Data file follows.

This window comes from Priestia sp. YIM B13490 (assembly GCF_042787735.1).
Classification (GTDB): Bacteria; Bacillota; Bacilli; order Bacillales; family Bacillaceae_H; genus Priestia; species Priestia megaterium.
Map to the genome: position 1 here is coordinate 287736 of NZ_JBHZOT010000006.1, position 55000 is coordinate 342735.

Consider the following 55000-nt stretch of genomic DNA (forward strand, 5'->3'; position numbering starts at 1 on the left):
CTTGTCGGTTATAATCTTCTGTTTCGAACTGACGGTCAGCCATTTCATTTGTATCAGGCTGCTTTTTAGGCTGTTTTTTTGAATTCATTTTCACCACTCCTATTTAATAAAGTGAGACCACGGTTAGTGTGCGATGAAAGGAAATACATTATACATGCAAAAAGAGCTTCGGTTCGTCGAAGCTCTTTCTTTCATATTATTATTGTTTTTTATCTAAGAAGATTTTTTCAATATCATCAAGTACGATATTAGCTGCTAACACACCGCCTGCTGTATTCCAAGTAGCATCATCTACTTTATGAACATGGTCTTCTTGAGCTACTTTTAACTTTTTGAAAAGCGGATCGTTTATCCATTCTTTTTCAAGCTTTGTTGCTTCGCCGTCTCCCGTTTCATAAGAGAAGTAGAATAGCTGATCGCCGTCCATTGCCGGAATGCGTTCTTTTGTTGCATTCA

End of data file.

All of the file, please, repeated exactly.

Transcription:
This window comes from Priestia sp. YIM B13490 (assembly GCF_042787735.1).
Classification (GTDB): Bacteria; Bacillota; Bacilli; order Bacillales; family Bacillaceae_H; genus Priestia; species Priestia megaterium.
Map to the genome: position 1 here is coordinate 287736 of NZ_JBHZOT010000006.1, position 55000 is coordinate 342735.

Consider the following 55000-nt stretch of genomic DNA (forward strand, 5'->3'; position numbering starts at 1 on the left):
CTTGTCGGTTATAATCTTCTGTTTCGAACTGACGGTCAGCCATTTCATTTGTATCAGGCTGCTTTTTAGGCTGTTTTTTTGAATTCATTTTCACCACTCCTATTTAATAAAGTGAGACCACGGTTAGTGTGCGATGAAAGGAAATACATTATACATGCAAAAAGAGCTTCGGTTCGTCGAAGCTCTTTCTTTCATATTATTATTGTTTTTTATCTAAGAAGATTTTTTCAATATCATCAAGTACGATATTAGCTGCTAACACACCGCCTGCTGTATTCCAAGTAGCATCATCTACTTTATGAACATGGTCTTCTTGAGCTACTTTTAACTTTTTGAAAAGCGGATCGTTTATCCATTCTTTTTCAAGCTTTGTTGCTTCGCCGTCTCCCGTTTCATAAGAGAAGTAGAATAGCTGATCGCCGTCCATTGCCGGAATGCGTTCTTTTGTTGCATTCA